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Posted July 19, 2017 in Press Releases
Carrie the Musical at Near West Theatre opens on Friday, July 21.
An incredible cast of 42 16-25 year olds have been hard at work in rehearsals since May. Our production staff has been building, creating, lighting, and playing along since May as well. They were joined on Sunday, the start of tech week, by our backstage crew, some who just completed our Summer Tech Workshop. And at the helm of it all is a new director to Near West Theatre but by no means a new face.
Meet the director of Carrie the Musical, Davon Turchan.
Devon Turchan is a Cleveland-based performer and the Director of Marketing and Development at Talespinner Children’s Theatre. He earned his B.S. in journalism from Ohio University in 2010. Recent theatre credits include Emcee in Cabaret at Blank Canvas Theatre (2016), Bert in Mary Poppins (2017), Gaylord Ravenal in Show Boat (2016) and Claude in Hair (2015) here at Near West Theatre, and Tommy in the 2016 Great Lakes Theater outreach tour ofThe Secret Adversary. He has been a member of the performance company at Talespinner Children’s Theatre since 2014. And now he makes his Near West Theatre director debut with Carrie the Musical.
Here is what Devon has to say about Carrie the Musical:
Dear Audience Member,
I hope that if you’re about to enter the worlds of Carrie White and Sue Snell or have just done so, you will read some brief ideas on what Carrie, the Musical has come to mean to me.
First, I must take a couple of paragraphs to express my admiration for and gratitude to the Near West Theatre community, the board, administration, staff, creative team and patrons alike, for believing in creative freedom and in telling meaningful stories.
Four years ago - despite a long acting career in the city - the mystic power within the walls of this impressive, nearly 40-year-old, institution had only begun to diffuse into my life. Since then, however, I’ve wasted no time inhaling the quality life and theatrical experiences Stephanie Morrison-Hrbek and Bob Navis Jr. offer to the people of Cleveland, to our city fighting daily to fit in.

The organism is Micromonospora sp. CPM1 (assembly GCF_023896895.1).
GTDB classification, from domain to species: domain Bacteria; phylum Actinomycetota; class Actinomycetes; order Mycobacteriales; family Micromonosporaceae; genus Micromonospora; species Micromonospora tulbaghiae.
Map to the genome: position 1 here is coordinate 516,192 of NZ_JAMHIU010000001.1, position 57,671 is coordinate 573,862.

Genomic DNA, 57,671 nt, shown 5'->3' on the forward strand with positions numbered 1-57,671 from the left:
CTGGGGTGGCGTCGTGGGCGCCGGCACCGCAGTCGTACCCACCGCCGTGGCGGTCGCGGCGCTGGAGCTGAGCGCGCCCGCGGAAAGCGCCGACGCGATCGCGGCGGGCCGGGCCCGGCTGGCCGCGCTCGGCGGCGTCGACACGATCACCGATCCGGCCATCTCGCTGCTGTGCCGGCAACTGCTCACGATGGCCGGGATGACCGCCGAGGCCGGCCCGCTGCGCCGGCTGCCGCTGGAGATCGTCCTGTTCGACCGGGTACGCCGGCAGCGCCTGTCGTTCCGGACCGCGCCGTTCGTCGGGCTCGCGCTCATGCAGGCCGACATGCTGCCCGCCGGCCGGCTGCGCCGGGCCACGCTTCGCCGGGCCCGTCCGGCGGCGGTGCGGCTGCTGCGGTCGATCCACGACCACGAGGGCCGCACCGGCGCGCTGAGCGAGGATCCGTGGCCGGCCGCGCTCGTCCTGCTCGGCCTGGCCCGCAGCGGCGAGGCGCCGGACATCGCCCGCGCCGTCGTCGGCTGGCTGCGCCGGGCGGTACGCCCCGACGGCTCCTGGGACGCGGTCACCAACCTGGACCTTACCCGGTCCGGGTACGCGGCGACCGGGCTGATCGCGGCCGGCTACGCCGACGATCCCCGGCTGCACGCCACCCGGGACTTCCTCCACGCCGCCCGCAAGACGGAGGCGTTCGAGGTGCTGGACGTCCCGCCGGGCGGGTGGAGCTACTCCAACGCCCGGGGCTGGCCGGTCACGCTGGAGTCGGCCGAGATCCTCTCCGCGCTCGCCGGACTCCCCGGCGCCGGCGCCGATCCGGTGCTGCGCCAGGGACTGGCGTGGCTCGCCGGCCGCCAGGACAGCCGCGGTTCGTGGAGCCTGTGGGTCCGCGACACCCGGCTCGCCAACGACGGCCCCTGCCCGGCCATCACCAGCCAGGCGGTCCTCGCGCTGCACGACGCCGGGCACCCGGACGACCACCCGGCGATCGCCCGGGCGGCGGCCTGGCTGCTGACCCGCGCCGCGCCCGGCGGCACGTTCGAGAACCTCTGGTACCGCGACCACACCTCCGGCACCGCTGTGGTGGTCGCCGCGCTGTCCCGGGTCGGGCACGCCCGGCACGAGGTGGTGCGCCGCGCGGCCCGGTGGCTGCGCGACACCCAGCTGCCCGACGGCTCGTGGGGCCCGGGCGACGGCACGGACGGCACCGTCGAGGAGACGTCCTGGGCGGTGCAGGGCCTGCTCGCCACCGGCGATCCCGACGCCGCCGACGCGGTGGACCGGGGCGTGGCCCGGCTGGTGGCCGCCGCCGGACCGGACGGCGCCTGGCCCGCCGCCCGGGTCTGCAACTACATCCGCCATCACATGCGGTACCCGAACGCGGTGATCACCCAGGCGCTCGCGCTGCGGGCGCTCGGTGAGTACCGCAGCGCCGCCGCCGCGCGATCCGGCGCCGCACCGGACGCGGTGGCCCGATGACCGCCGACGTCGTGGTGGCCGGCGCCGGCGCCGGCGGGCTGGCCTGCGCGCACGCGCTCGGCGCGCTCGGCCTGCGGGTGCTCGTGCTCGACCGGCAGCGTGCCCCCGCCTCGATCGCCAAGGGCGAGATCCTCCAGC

Saying ‘yes,’ at Near West Theatre is all it took to unlock new ways to explore creativity, community, communication, and commitment. There is power in theatre - the power to discover one’s full, authentic self. The power to initiate earth-shaking conversations. The power to heal. Near West Theatre is filled to the brim with that power and it grows with every performance. Can you feel it? That’s what the entire team of Carrie, the Musical and I set out to do - to unlock that power, to continue growing the NWT community, and to tell with integrity a story, which at its core addresses nearly universal causes and effects of harmful self-criticism, extreme family, religious and societal pressures, and aspects of the female experience not often given voice. This production was designed by us, the cast and creative team, in the rejection of the increasing perception that only the intrepid deserve to live a full life. Growing up with faith, I have come to know the incredible power one can feel when communing with a higher power. I have felt leadership and hope. I have also felt the extreme discrimination, judgment and pain that can stifle one’s path if religion is used as a weapon.
Archbishop Oscar A. Romero chose a life of fighting for those denied voices, the powerless communities of people living through the Salvadoran Civil War. He used religion for the former. He eventually died speaking out against the government of that country and ours for staying quiet, for directly or indirectly causing violence toward the powerless. Acts like the one which caused his death - gun shots fired to his chest as he stood speaking to his congregation from the pulpit about power. He understood the fear of a nation and fought for those who could not fight. He understood the dangers of extreme institutional power suppression and tried to do something to stop it. Romero said, “There are many things that can only be seen through eyes that have cried.” Jesus said, “The meek shall inherit the earth.” Yes, Carrie is a horror novel. A horror film. A musical. Not a humanitarian crisis. But Stephen King’s obsession with the danger of suppressing power - especially in our young women, especially now, cannot be minimized. Carrie was his first novel, which I find significant, especially when wondering why this particular novel was turned into a musical. At times, the musical-theatre-style numbers enact the innocence horror novels and films capitalize on. In others, the operatic fear and struggle overwhelm our senses and remind us that true horror exists when a person’s entire sense of self, any power of which they might just be learning, is suppressed over and over again, building pressure until one day it finds release, for better or for worse, in destruction.
Carrie White’s story is one of a young woman abused mentally, emotionally and physically by her own mother. Even within the walls of her safest space - her school - Carrie found no relief from the tortures of selfish hatred and mind manipulation. The cast, crew and I set out to show you, dear audience, that Carrie’s story is still alive. Even when so many individuals are finding power in self-expression, coming out, living full lives, there are others still hiding. I am extremely proud of the young people in this production who understand so much more about the world than their age would suggest. They are finding power in themselves and becoming full, wonderful human beings. In turn, I learned so much from all of you.
Devon R. Turchan
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